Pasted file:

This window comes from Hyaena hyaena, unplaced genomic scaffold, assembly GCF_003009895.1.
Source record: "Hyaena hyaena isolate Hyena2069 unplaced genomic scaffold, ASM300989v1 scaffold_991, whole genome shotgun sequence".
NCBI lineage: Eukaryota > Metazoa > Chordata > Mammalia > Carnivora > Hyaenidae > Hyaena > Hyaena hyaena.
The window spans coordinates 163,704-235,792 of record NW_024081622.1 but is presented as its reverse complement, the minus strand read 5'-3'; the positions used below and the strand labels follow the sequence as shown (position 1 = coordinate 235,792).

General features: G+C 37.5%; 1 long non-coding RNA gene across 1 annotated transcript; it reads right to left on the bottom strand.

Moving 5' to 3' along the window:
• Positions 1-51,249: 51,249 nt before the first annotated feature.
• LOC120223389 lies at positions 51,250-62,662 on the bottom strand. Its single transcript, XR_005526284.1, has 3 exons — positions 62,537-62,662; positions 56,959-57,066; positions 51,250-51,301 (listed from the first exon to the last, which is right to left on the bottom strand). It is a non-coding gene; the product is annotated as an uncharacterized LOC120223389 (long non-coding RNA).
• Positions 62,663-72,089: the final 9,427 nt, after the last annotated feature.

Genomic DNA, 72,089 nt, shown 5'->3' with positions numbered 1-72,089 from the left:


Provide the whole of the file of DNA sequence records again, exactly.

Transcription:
This window comes from Hyaena hyaena, unplaced genomic scaffold, assembly GCF_003009895.1.
Source record: "Hyaena hyaena isolate Hyena2069 unplaced genomic scaffold, ASM300989v1 scaffold_991, whole genome shotgun sequence".
NCBI lineage: Eukaryota > Metazoa > Chordata > Mammalia > Carnivora > Hyaenidae > Hyaena > Hyaena hyaena.
The window spans coordinates 163,704-235,792 of record NW_024081622.1 but is presented as its reverse complement, the minus strand read 5'-3'; the positions used below and the strand labels follow the sequence as shown (position 1 = coordinate 235,792).

General features: G+C 37.5%; 1 long non-coding RNA gene across 1 annotated transcript; it reads right to left on the bottom strand.

Moving 5' to 3' along the window:
• Positions 1-51,249: 51,249 nt before the first annotated feature.
• LOC120223389 lies at positions 51,250-62,662 on the bottom strand. Its single transcript, XR_005526284.1, has 3 exons — positions 62,537-62,662; positions 56,959-57,066; positions 51,250-51,301 (listed from the first exon to the last, which is right to left on the bottom strand). It is a non-coding gene; the product is annotated as an uncharacterized LOC120223389 (long non-coding RNA).
• Positions 62,663-72,089: the final 9,427 nt, after the last annotated feature.

Genomic DNA, 72,089 nt, shown 5'->3' with positions numbered 1-72,089 from the left: